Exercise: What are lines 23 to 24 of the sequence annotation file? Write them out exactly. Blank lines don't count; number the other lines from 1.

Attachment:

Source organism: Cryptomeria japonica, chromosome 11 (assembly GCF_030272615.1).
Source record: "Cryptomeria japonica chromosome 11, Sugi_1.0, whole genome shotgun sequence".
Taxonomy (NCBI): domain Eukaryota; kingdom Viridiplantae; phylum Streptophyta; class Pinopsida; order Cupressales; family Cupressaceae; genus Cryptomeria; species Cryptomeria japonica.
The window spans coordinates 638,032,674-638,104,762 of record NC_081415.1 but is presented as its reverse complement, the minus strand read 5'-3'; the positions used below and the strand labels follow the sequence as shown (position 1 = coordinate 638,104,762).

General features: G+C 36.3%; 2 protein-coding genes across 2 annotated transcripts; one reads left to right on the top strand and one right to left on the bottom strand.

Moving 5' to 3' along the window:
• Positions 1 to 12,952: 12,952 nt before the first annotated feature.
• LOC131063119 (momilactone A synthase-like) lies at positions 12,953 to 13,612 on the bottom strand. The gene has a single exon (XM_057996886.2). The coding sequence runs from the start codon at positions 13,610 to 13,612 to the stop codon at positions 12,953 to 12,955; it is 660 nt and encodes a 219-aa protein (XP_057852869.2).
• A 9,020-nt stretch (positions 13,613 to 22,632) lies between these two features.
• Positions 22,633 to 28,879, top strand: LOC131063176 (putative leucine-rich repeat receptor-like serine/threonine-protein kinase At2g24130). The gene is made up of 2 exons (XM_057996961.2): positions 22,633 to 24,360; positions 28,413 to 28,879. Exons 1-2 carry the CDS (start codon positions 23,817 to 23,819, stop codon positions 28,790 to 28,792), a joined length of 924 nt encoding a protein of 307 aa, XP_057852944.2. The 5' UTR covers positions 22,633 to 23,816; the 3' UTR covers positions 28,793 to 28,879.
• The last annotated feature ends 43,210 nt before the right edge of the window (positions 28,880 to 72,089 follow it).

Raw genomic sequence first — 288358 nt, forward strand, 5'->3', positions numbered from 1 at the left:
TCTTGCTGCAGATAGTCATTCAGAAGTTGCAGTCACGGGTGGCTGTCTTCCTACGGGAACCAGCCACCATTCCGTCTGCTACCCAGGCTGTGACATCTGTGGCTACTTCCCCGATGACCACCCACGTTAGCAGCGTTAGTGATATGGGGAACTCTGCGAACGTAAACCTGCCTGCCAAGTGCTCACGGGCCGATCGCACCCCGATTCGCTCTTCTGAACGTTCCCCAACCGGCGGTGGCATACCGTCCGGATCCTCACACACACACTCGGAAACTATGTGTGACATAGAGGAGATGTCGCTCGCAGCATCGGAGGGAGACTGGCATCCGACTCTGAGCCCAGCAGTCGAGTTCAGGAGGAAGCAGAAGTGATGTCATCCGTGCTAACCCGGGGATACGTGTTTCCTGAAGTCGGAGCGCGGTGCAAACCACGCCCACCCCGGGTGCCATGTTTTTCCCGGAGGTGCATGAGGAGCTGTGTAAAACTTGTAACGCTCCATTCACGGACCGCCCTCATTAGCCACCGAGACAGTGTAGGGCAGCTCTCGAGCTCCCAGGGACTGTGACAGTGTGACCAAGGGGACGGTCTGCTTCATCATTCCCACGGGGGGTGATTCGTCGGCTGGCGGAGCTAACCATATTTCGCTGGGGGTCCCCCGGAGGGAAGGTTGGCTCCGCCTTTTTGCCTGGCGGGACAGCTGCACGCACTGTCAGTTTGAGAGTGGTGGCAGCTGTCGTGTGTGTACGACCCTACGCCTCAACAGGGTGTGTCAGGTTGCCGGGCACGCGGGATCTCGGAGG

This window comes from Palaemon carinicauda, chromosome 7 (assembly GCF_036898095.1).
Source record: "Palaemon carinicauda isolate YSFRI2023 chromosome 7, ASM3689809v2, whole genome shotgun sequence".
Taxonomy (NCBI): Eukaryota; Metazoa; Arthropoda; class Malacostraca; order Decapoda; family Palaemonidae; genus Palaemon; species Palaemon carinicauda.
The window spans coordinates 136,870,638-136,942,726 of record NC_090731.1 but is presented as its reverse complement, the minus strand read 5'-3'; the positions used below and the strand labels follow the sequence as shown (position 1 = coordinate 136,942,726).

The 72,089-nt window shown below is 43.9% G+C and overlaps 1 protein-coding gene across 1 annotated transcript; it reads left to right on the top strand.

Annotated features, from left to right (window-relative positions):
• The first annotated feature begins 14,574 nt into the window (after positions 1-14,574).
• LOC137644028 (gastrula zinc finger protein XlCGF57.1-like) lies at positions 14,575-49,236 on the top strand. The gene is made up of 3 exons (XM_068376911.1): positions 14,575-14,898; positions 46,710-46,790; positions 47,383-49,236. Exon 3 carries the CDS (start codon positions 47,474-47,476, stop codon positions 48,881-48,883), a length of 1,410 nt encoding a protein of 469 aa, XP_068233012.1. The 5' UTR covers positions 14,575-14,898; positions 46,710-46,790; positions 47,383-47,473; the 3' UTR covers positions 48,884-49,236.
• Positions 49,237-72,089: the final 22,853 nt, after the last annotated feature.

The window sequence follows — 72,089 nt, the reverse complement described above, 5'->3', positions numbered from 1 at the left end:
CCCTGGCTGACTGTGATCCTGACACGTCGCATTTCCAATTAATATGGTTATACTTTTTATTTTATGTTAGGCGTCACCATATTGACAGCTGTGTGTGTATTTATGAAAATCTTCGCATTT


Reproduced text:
The window sequence follows — 72,089 nt, the reverse complement described above, 5'->3', positions numbered from 1 at the left end:
CCCTGGCTGACTGTGATCCTGACACGTCGCATTTCCAATTAATATGGTTATACTTTTTATTTTATGTTAGGCGTCACCATATTGACAGCTGTGTGTGTATTTATGAAAATCTTCGCATTT